People rally at a Stop Asian Hate march and rally in Koreatown on March 27, 2021, in Los Angeles. Photo: Mario Tama via Getty Images
California Gov. Gavin Newsom (D) signed into law Tuesday a pair of bills aimed at addressing harassment and hate in public spaces after Asian Americans pushed for action.
Why it matters: Two in three of the nearly 11,500 incidents reported to Stop AAPI Hate in the last two years involved harassment such as verbal hate speech or inappropriate gestures — but verbal harassment often doesn’t meet the legal definition of a hate crime. Advocates say the new laws are a first step toward developing better policy recommendations to address that gap.
- Data compiled by Stop AAPI Hate shows that 40% of self-reported anti-Asian hate incidents occurred in public spaces.
- Over 27% took place in businesses, including grocery stores and pharmacies. Nearly one in 10 incidents happened on public transit.
Driving the news: The new legislation, which Stop AAPI Hate played a role in developing, requires the Mineta Transportation Institute to research and create tools for assessing harassment of passengers as part of an effort to inform public transit safety initiatives.
- It also calls on California’s Civil Rights Department to create and implement a pilot program that will incentivize businesses to create environments for customers that are free of discrimination and harassment.
- The legislation focused on harassment on public transit, in the streets and in businesses because they’re where the bulk of incidents reported to Stop AAPI Hate take place.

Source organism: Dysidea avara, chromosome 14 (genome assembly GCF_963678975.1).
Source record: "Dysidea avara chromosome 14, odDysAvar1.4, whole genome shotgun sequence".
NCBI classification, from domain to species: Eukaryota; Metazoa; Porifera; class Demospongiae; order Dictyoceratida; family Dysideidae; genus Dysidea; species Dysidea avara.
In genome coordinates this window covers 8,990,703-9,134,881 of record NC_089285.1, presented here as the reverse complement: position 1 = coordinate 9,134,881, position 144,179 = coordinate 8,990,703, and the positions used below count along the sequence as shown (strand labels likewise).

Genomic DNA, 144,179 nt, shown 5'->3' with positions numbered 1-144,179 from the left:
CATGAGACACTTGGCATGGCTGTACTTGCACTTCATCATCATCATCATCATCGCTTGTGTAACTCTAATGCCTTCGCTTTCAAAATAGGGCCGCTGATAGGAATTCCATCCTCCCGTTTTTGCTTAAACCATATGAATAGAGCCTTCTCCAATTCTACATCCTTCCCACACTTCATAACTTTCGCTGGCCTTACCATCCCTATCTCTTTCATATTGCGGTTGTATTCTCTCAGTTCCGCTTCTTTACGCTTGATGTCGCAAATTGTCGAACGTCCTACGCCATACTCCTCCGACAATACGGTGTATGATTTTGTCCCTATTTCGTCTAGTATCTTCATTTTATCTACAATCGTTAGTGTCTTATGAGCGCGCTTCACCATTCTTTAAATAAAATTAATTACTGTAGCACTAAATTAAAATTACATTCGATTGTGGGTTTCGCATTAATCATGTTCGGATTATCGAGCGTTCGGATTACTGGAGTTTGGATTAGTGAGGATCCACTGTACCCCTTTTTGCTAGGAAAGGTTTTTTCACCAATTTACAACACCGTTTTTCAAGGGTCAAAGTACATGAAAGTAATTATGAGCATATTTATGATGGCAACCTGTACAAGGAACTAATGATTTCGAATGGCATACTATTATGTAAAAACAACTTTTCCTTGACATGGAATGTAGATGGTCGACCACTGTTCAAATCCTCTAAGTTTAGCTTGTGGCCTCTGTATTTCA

- Though Asian American advocates and legislators led the bills, they are intended to help bolster protections for all marginalized communities, according to Stop AAPI Hate.
What they’re saying: “The vast majority of incidents reported to us do not involve an underlying criminal element whatsoever,” Manjusha Kulkarni, co-founder of Stop AAPI Hate and executive director of the AAPI Equity Alliance, told Axios prior to the bills’ signage.
- It’s why “the criminal legal component is not going to answer all of the ills,” she said, pointing to racialized and sexualized comments directed at AAPI women that police wouldn’t consider a crime.
- “But I think that there actually continue to be a whole host of civil rights enforcement mechanisms that have been ignored, neglected, not fully utilized,” she noted.
- “And that’s where I will say we are very ambitious, both in terms of state as well as federal levels … that there are opportunities actually to build a civil rights infrastructure that addresses the need.”
The big picture: Hate crimes in California jumped almost 33% from 2020 to 2021, and are at their highest reported level since 2001.